American Football

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A high school football team from Port Charlotte High School in Florida

American Football is a professional sport played predominantly in North America. A team can score a 6-point touchdown by carrying the football into the opposing team's end zone. This can be done by running the ball past the end line (a running play), or passing the ball to a teammate inside the end zone (a passing play). After a touchdown, a team has the choice of kicking the ball through the goalposts for one point, or carrying the ball back into the end zone again for two points. A 3-point field goal can also be scored by kicking the ball between the goalposts in the opposing team's end zone. Finally, a 2-point safety can be scored by the defensive team if it stops the offensive team with the ball in its own end zone, if the offensive team fumbles in the end zone, if the quarterback intentionally grounds the ball in the end zone, if a blocked kick goes out of the end zone, or if a ball hits the goalpost such as on a bad snap.

Football is easily the most-viewed spectator sport in the United States, far surpassing baseball.[1]

In the United States, "football" refers to American Football. Outside the United States, "football" refers to soccer.

Contents

Rules

As with all popular sports, football has a well-codified set of rules. These are mostly to promote safe gameplay, prevent serious injuries, and keep the game fair.

Field

A standard football field (note the hash marks running horizontally down the field).

American football is played on a field that is 120 yards long and 160 feet wide. The last 10 yards of each end of the field are known as end zones. The longer (120 yd) boundary lines are known as "sidelines", while the shorter (100 yd) boundary lines are known as "end lines". Two sets of hash marks run horizontally down the field, and every play starts with the ball on or between the hash marks. A player must carry the ball into (or catch a ball while within) the end zone in order to score a touchdown, worth 6 points.

At the back of each end zone are two vertical "goal posts", standing 18.5 feet apart. These are connected by a crossbar approx. 10 feet from the ground. After a touchdown, the scoring team may attempt a Point After Touchdown (extra point), where a player attempts to kick the ball through the posts. If successful, the team gains an extra point. Additionally, a team may attempt a field goal at any time (usually on a 4th down), though this is rarely attempted if the distance from the goal posts is more than ~35 yards. If successful, this kick is worth three points, though the other team gets possession of the ball regardless of the outcome of the kick.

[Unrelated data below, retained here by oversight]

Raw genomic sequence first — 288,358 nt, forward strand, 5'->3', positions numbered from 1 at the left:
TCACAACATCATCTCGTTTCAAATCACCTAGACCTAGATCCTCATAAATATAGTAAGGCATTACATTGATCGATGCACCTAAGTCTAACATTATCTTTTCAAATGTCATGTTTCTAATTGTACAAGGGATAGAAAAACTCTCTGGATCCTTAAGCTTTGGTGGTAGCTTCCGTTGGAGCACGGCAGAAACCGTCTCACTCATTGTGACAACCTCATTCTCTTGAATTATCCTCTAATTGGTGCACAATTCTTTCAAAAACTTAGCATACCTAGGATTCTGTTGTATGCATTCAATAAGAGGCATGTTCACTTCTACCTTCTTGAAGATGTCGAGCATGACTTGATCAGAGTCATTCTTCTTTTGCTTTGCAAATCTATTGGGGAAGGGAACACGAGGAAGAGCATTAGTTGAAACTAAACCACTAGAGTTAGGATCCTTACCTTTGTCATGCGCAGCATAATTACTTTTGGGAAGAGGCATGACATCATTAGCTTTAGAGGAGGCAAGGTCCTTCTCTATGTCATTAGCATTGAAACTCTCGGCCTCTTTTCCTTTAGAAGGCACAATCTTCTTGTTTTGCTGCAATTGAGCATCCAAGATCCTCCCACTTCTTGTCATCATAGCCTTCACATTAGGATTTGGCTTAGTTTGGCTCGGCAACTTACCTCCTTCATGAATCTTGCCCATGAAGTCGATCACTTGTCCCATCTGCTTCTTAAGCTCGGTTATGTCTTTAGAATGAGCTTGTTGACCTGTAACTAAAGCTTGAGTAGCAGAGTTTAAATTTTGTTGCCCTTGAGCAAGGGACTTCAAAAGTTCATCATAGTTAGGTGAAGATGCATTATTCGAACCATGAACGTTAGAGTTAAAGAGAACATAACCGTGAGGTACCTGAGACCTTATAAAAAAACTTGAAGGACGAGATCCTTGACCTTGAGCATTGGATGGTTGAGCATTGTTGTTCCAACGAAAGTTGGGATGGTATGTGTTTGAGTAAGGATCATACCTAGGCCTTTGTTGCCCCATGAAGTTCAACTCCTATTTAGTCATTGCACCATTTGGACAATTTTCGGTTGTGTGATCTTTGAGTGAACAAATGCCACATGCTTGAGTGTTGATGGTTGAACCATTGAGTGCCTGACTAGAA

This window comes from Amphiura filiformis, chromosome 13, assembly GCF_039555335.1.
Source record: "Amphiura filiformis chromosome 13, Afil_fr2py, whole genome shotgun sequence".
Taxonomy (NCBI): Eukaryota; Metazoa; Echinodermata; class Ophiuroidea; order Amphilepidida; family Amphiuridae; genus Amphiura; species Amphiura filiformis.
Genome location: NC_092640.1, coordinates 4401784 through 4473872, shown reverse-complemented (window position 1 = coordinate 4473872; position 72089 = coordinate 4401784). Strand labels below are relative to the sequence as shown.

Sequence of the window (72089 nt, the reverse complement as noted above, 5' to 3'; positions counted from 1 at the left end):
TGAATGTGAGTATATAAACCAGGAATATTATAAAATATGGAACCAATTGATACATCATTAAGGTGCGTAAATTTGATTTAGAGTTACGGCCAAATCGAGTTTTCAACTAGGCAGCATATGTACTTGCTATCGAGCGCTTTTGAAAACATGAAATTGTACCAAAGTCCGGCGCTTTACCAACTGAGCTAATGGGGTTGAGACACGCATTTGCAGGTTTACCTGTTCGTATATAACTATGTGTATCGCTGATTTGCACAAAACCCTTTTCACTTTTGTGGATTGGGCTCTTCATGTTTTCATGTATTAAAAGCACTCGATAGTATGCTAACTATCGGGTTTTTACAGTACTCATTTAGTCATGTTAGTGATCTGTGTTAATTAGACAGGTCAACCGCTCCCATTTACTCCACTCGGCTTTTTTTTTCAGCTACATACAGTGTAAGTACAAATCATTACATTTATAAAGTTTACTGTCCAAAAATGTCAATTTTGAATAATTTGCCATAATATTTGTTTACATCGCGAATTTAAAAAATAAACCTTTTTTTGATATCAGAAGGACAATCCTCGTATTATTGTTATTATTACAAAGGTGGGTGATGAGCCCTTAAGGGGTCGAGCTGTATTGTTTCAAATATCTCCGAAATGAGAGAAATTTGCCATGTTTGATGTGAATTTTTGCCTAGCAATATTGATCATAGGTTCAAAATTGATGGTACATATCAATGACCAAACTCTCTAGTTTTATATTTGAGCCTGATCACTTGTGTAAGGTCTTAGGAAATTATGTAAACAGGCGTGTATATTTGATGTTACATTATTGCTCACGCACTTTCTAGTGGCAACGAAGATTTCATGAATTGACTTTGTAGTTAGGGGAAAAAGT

Players

Each team may have exactly 11 players on the field at any given time, meaning a total of 22 players will be present on the football field during a play. Players are required to wear certain grades of helmets, shoulder pads, thigh/hip pads, and knee pads while playing on the field.

Advancing the Ball

The team with possession of the ball (the offense) is given four attempts (called downs) to advance the ball 10 yards down the field. If the ball is moved at least ten yards during these four attempts, the offense is given a first down, meaning that they have another four chances to move the ball 10 yards (the downs are cumulative; for example, if the offense moves the ball three yards on the first down and five yards on the second down, they only have to move it two yards over the next two downs to gain a first down) If the offense fails to move at least 10 yards over four plays, the opposing team is given possession of the ball.

Typical offensive/defensive positions at the start of a play. The offensive positions are represented by blue circles, and the defensive positions are in red (note: click on the picture for a guide to position abbreviations).